While minimizing the impacts of increasing tariffs, businesses all across the world need to consider four crucial levers – supply chains, procurement costs, customers, and competitors. In this blog, we will discuss all these levers in great detail. So, let’s start:
Lever 1: Procurement Costs
For big enterprises like GM or Ford with products integrating parts like drives, microchips, and various other critical components, all the tariffed materials may account for up to 10% to 15% of the overall costs.
For small businesses, like metal stamping, the overall material costs are unlikely to be affected by increasing tariffs significantly. In such a case, suppliers will likely be domestic in nature and they are unlikely to face the tariffs.
- Make sure access to sources of expertise during the entire evaluation process, including manufacturing, engineering, regulatory, legal, and business teams
- Carefully evaluate the overall impact of the increase in the cost of the raw materials throughout the entire production chain – for instance, the impact of aluminum and steel tariffs from China may enhance the costs of raw materials by 2% to 5%
- Carry out in-depth risk analysis in order to determine the overall cost impact of different scenarios of tariff
- Focus on the total ownership cost, not just the pricing, in order to understand the true impact of the tariff on the overall costs.
Lever 2: Supply Chains
With quite a few alternatives, or with pretty limited capacity, we expect costs to rise even more during the entire supply chain than tariffs can alone indicate. In addition to these, margins should also be secured by merely looking for any long-term contracts with buyers and suppliers, so that uncertainty is reduced drastically.
Supply chain management involving sources from various service providers whose materials and goods may be subject to the increased tariffs, will need to identify various suppliers who will bear the brunt of the tariff, and if so, explore various other alternatives.
- Deepen relationships with the existing suppliers in order to define joint solutions so as to mitigate the impact of the overall tariffs
- Transformer Suppliers – precisely identify the long-term supply chain risks, comprising the impact of supply shortages on operating and manufacturing costs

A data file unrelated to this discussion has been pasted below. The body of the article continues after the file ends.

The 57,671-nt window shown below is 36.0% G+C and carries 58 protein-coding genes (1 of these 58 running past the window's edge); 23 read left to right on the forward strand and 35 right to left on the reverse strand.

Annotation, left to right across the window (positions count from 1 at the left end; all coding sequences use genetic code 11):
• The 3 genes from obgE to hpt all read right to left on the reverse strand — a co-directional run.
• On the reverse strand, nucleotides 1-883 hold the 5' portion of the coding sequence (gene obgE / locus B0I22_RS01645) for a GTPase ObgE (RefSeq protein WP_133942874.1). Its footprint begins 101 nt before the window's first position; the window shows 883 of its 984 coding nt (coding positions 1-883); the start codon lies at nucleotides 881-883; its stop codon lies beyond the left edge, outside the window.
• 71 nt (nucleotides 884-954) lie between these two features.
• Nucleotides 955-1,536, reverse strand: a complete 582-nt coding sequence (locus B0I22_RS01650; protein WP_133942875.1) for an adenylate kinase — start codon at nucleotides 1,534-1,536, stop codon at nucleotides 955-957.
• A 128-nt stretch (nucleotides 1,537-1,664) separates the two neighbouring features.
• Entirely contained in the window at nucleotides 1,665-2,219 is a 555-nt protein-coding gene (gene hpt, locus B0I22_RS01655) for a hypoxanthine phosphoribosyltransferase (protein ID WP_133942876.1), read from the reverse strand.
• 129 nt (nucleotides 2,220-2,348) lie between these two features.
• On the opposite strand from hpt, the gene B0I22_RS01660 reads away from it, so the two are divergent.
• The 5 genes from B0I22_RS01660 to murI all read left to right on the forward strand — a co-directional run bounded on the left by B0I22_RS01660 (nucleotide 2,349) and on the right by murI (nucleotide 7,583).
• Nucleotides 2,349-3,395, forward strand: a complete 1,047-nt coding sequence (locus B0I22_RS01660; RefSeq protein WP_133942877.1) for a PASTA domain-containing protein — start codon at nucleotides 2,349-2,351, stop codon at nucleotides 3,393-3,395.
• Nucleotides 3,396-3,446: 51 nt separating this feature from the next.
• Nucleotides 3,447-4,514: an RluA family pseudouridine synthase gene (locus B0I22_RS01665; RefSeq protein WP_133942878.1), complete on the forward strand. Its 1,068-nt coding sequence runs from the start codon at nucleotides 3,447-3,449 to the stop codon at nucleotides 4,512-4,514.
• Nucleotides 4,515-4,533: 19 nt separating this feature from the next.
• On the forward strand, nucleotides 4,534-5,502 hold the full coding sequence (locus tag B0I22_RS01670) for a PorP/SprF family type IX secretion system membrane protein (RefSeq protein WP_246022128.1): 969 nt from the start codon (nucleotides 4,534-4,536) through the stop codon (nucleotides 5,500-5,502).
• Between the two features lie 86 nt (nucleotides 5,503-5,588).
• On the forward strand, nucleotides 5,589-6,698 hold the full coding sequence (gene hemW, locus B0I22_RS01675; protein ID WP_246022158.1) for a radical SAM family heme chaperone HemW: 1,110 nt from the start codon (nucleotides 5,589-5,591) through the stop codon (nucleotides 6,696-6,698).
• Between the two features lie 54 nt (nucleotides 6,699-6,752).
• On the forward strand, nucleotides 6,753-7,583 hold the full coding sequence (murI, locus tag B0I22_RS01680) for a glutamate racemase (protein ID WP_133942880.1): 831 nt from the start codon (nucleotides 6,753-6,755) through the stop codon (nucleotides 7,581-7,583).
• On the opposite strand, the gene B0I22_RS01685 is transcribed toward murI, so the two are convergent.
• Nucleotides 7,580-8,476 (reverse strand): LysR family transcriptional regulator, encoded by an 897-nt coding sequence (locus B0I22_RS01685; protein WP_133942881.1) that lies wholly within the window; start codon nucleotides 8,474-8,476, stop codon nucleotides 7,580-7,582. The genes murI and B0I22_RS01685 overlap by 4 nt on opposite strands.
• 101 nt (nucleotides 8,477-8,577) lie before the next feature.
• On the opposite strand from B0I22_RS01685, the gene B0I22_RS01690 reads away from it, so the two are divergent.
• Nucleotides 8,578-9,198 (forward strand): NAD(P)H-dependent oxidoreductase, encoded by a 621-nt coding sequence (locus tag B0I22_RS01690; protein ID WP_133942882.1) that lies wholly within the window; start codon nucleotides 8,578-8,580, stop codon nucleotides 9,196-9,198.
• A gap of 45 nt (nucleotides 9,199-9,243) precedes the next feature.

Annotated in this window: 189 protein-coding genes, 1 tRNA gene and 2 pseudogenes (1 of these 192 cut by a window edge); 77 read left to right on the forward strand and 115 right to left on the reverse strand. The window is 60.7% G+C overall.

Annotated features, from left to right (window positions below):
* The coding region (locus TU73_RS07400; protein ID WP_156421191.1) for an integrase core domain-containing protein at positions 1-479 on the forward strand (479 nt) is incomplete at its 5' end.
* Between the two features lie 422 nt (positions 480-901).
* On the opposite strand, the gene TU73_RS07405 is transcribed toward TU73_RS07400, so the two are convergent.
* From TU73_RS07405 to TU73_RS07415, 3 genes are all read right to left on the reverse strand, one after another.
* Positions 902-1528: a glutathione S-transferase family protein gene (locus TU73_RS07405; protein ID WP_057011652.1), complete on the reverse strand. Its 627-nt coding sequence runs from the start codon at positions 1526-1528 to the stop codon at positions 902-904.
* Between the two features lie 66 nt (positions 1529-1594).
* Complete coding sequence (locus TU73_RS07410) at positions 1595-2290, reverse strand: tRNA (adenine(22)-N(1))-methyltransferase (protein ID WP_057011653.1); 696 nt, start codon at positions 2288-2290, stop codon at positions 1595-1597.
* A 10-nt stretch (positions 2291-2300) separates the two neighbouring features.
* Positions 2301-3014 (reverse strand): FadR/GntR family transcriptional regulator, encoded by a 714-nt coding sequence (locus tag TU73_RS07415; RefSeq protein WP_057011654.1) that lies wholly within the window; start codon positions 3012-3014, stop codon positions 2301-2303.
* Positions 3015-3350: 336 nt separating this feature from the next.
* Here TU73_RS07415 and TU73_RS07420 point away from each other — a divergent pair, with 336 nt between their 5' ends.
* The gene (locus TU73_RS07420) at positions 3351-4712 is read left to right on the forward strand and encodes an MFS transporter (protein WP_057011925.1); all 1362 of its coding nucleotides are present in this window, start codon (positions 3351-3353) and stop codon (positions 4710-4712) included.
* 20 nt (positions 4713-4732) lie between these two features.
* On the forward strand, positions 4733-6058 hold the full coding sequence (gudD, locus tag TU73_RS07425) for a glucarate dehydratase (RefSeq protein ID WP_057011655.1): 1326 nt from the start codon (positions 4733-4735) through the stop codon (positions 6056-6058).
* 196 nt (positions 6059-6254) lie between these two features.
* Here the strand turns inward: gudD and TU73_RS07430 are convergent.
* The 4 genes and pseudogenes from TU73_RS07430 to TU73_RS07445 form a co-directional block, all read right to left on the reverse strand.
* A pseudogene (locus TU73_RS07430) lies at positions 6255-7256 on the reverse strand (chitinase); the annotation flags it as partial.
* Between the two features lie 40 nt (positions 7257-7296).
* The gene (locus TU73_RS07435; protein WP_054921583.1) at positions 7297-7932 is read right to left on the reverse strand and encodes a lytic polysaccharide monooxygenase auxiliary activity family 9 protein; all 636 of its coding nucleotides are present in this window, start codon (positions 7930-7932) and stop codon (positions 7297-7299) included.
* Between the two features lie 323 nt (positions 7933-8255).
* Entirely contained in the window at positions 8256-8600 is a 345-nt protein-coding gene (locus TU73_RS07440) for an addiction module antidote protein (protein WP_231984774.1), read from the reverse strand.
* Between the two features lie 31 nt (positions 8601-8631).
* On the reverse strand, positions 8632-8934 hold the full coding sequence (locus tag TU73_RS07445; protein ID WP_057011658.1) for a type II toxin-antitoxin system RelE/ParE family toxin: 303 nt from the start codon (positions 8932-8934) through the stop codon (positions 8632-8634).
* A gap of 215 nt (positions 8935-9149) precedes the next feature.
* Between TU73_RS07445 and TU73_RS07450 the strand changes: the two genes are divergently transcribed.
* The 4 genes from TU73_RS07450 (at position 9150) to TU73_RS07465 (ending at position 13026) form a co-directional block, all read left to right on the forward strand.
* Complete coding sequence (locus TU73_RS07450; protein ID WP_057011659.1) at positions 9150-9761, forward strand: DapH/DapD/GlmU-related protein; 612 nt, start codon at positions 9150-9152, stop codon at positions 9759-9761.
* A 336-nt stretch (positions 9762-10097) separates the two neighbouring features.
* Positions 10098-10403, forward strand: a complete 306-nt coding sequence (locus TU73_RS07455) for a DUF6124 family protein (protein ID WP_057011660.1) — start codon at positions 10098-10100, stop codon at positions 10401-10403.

- Make the changes in engineering so non-tariff alternatives can be also be used
- Negotiating with the different suppliers in order to share the burden of tariff
- Work with the existing suppliers of the source from the factories that may operate in various non-tariff countries
- Insource – Find the current opportunities in order to produce external items
- Look for various product reclassifications in order to place items out of the tariff bucket (for instance, specialist steel may be eligible for various tariff exemptions so that different prices are not affected in these types of cases).
Lever 3: Customers
While assessing whether and how much the cost increases can be passed on to clients, it is quite crucial to think about how the price responses vary. In addition to this, it depends on the relative value you attribute to the products and their ability to source anywhere.
Organizations should also try to predict the behavior of customers:
If your product is a key, and cannot be easily replaced, or the switch to another product is a big risk, customers are likely to be less price-sensitive (for instance, switching the products can be illegal or difficult). On the other way, if there are easily available alternatives or the customer margins are very tight, or you sell big quantities that are not crucial to their activities, you can expect a price sensitivity.
Lever 4: Competitors
While the competitors will face the same tariff pressures, they may also be affected differently. All their responses may vary as per the goals, supply cost structures, markets, target customers, chain options, regulatory impacts, geographic considerations, and strategies.
Look at the past competitor and their actions in order to identify clients or markets that are perceived as important
In addition to this, competitors may also try to mitigate price increases in critical markets whereas countering the overall impact on the lower bound by enhancing prices in different markets.
- Precisely understand the key markets and create the best pricing strategies based on their critical markets and ready to defend it in light of the ’goals of competitors
So, which leverage will work the best for your company?
In general, it is crucial for the companies to make the overall decisions that offer them the flexibility, given the ongoing uncertainty related to tariff policies. Various global procurement companies should ensure that all these mechanisms are in place in order to monitor the changing developments and disseminate this crucial information to the key stakeholders, assess the potential impact of the changing tariff policies and use these 4 lifting tools in order to mitigate the impact.